Willa Hammer has nothing left after narrowly escaping the lynch mob that unjustly hanged her foster father except her dog, her faith, and the protection of a secretive family. She joins their wagon train heading West, never realizing she is traveling to the wilds of Bighorn Mountain, where a rundown ranch and the arms of an untamed, hardened cowboy await her.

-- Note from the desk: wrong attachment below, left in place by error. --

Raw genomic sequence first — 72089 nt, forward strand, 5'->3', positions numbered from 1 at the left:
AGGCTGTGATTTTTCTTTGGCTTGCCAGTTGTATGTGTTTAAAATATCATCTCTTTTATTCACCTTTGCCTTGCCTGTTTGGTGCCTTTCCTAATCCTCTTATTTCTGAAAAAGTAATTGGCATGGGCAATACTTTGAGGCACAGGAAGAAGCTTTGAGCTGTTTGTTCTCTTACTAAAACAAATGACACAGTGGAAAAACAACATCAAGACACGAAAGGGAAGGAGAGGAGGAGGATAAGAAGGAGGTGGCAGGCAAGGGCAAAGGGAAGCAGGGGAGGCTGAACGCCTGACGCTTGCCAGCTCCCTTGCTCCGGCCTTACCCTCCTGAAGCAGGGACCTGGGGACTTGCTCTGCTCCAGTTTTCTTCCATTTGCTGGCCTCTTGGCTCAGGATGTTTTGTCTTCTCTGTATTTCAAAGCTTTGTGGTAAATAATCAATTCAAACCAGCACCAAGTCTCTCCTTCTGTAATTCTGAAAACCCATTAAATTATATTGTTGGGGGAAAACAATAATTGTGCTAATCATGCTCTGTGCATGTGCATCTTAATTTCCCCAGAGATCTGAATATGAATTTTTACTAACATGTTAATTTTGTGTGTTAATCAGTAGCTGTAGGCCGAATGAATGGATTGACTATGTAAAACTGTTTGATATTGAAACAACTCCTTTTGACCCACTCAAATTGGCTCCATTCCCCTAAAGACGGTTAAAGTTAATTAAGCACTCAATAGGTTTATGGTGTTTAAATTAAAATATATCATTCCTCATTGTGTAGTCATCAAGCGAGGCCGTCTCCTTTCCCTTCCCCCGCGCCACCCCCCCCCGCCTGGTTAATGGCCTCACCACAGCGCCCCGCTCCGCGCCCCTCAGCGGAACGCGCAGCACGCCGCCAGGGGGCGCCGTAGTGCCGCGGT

When Willa Hammer's guardian is lynched and her home burned, she finds herself heading west with teenage Charlie and Jo Bell Frank, whose down-and-out father has been killed for cheating at cards. The three are heading for the ranch of Oliver Westwood, Charlie and Jo Bell's uncle. They don't know that Oliver has died until they meet up with Smith Bowman, a former protege of Oliver's who predicts that Maud, Oliver's mean-spirited widow, won't let the young people cross her threshold. Arriving at the ranch, Willa finds Maud sprawled on the kitchen floor with a broken leg. They settle in: Charlie to become a cowboy, Jo Bell (who is beautiful, ill-tempered and foul-mouthed) to be a nuisance until she finally runs off with a man, and Willa to perform endless chores and fall in love with Smith. Smith meanwhile tortures himself and the reader with feelings of guilt over Oliver's death. Not even this frontier romance's flood of crude language can obscure the fact that Garlock's ( Glorious Dawn ) boring characters are trapped in a paper-thin plot.